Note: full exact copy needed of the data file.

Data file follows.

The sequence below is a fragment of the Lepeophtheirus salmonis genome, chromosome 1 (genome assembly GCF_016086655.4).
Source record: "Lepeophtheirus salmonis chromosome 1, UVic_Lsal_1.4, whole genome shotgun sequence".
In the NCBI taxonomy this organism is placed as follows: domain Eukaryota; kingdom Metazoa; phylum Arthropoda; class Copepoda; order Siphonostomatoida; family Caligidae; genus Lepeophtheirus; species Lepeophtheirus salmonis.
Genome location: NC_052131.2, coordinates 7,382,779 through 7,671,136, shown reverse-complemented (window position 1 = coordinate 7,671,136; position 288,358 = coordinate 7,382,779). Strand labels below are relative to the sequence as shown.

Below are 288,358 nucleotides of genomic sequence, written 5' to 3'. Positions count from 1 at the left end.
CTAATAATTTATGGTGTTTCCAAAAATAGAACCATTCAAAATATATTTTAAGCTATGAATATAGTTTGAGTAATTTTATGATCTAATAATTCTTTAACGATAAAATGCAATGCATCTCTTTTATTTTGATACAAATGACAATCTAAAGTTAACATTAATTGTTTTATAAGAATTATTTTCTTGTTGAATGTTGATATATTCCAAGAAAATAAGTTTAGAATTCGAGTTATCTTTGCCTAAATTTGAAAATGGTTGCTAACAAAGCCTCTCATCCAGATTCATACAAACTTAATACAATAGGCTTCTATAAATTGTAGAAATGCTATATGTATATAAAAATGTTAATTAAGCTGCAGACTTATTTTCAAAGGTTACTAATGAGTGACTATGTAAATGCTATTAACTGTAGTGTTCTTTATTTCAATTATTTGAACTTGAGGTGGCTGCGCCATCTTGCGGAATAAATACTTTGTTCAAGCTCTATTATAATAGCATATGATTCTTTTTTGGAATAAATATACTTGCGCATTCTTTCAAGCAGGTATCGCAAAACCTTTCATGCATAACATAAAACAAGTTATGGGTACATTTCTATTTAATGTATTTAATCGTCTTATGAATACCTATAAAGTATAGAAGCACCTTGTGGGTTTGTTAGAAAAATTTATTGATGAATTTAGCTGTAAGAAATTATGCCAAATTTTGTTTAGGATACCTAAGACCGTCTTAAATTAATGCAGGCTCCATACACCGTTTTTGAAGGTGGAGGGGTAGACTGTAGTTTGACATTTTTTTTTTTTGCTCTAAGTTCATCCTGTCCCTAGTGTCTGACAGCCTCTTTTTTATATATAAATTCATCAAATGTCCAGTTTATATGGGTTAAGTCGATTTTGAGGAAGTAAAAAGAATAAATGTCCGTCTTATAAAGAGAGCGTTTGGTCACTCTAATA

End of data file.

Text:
The sequence below is a fragment of the Lepeophtheirus salmonis genome, chromosome 1 (genome assembly GCF_016086655.4).
Source record: "Lepeophtheirus salmonis chromosome 1, UVic_Lsal_1.4, whole genome shotgun sequence".
In the NCBI taxonomy this organism is placed as follows: domain Eukaryota; kingdom Metazoa; phylum Arthropoda; class Copepoda; order Siphonostomatoida; family Caligidae; genus Lepeophtheirus; species Lepeophtheirus salmonis.
Genome location: NC_052131.2, coordinates 7,382,779 through 7,671,136, shown reverse-complemented (window position 1 = coordinate 7,671,136; position 288,358 = coordinate 7,382,779). Strand labels below are relative to the sequence as shown.

Below are 288,358 nucleotides of genomic sequence, written 5' to 3'. Positions count from 1 at the left end.
CTAATAATTTATGGTGTTTCCAAAAATAGAACCATTCAAAATATATTTTAAGCTATGAATATAGTTTGAGTAATTTTATGATCTAATAATTCTTTAACGATAAAATGCAATGCATCTCTTTTATTTTGATACAAATGACAATCTAAAGTTAACATTAATTGTTTTATAAGAATTATTTTCTTGTTGAATGTTGATATATTCCAAGAAAATAAGTTTAGAATTCGAGTTATCTTTGCCTAAATTTGAAAATGGTTGCTAACAAAGCCTCTCATCCAGATTCATACAAACTTAATACAATAGGCTTCTATAAATTGTAGAAATGCTATATGTATATAAAAATGTTAATTAAGCTGCAGACTTATTTTCAAAGGTTACTAATGAGTGACTATGTAAATGCTATTAACTGTAGTGTTCTTTATTTCAATTATTTGAACTTGAGGTGGCTGCGCCATCTTGCGGAATAAATACTTTGTTCAAGCTCTATTATAATAGCATATGATTCTTTTTTGGAATAAATATACTTGCGCATTCTTTCAAGCAGGTATCGCAAAACCTTTCATGCATAACATAAAACAAGTTATGGGTACATTTCTATTTAATGTATTTAATCGTCTTATGAATACCTATAAAGTATAGAAGCACCTTGTGGGTTTGTTAGAAAAATTTATTGATGAATTTAGCTGTAAGAAATTATGCCAAATTTTGTTTAGGATACCTAAGACCGTCTTAAATTAATGCAGGCTCCATACACCGTTTTTGAAGGTGGAGGGGTAGACTGTAGTTTGACATTTTTTTTTTTTGCTCTAAGTTCATCCTGTCCCTAGTGTCTGACAGCCTCTTTTTTATATATAAATTCATCAAATGTCCAGTTTATATGGGTTAAGTCGATTTTGAGGAAGTAAAAAGAATAAATGTCCGTCTTATAAAGAGAGCGTTTGGTCACTCTAATA